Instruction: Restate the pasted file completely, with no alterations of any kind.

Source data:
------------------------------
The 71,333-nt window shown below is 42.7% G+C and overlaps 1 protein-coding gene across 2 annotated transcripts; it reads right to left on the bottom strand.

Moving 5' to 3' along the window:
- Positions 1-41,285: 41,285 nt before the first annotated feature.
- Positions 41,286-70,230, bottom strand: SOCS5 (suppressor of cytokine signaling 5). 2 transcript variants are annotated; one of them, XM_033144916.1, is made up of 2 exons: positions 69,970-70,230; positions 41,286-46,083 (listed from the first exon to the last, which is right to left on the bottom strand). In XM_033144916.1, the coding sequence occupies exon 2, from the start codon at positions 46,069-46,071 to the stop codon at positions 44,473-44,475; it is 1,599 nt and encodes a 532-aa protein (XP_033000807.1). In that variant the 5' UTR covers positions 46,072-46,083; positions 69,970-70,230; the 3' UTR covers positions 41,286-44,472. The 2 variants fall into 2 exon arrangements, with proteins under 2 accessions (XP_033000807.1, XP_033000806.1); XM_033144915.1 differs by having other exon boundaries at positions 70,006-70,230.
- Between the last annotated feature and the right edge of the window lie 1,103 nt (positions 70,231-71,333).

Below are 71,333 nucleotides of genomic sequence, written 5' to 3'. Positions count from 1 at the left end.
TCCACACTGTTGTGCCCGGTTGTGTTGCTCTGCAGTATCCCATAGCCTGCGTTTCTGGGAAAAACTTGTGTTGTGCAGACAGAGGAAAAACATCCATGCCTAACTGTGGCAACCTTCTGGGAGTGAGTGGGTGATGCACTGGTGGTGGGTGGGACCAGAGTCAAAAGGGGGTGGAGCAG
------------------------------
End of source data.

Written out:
The 71,333-nt window shown below is 42.7% G+C and overlaps 1 protein-coding gene across 2 annotated transcripts; it reads right to left on the bottom strand.

Moving 5' to 3' along the window:
- Positions 1-41,285: 41,285 nt before the first annotated feature.
- Positions 41,286-70,230, bottom strand: SOCS5 (suppressor of cytokine signaling 5). 2 transcript variants are annotated; one of them, XM_033144916.1, is made up of 2 exons: positions 69,970-70,230; positions 41,286-46,083 (listed from the first exon to the last, which is right to left on the bottom strand). In XM_033144916.1, the coding sequence occupies exon 2, from the start codon at positions 46,069-46,071 to the stop codon at positions 44,473-44,475; it is 1,599 nt and encodes a 532-aa protein (XP_033000807.1). In that variant the 5' UTR covers positions 46,072-46,083; positions 69,970-70,230; the 3' UTR covers positions 41,286-44,472. The 2 variants fall into 2 exon arrangements, with proteins under 2 accessions (XP_033000807.1, XP_033000806.1); XM_033144915.1 differs by having other exon boundaries at positions 70,006-70,230.
- Between the last annotated feature and the right edge of the window lie 1,103 nt (positions 70,231-71,333).

Below are 71,333 nucleotides of genomic sequence, written 5' to 3'. Positions count from 1 at the left end.
TCCACACTGTTGTGCCCGGTTGTGTTGCTCTGCAGTATCCCATAGCCTGCGTTTCTGGGAAAAACTTGTGTTGTGCAGACAGAGGAAAAACATCCATGCCTAACTGTGGCAACCTTCTGGGAGTGAGTGGGTGATGCACTGGTGGTGGGTGGGACCAGAGTCAAAAGGGGGTGGAGCAG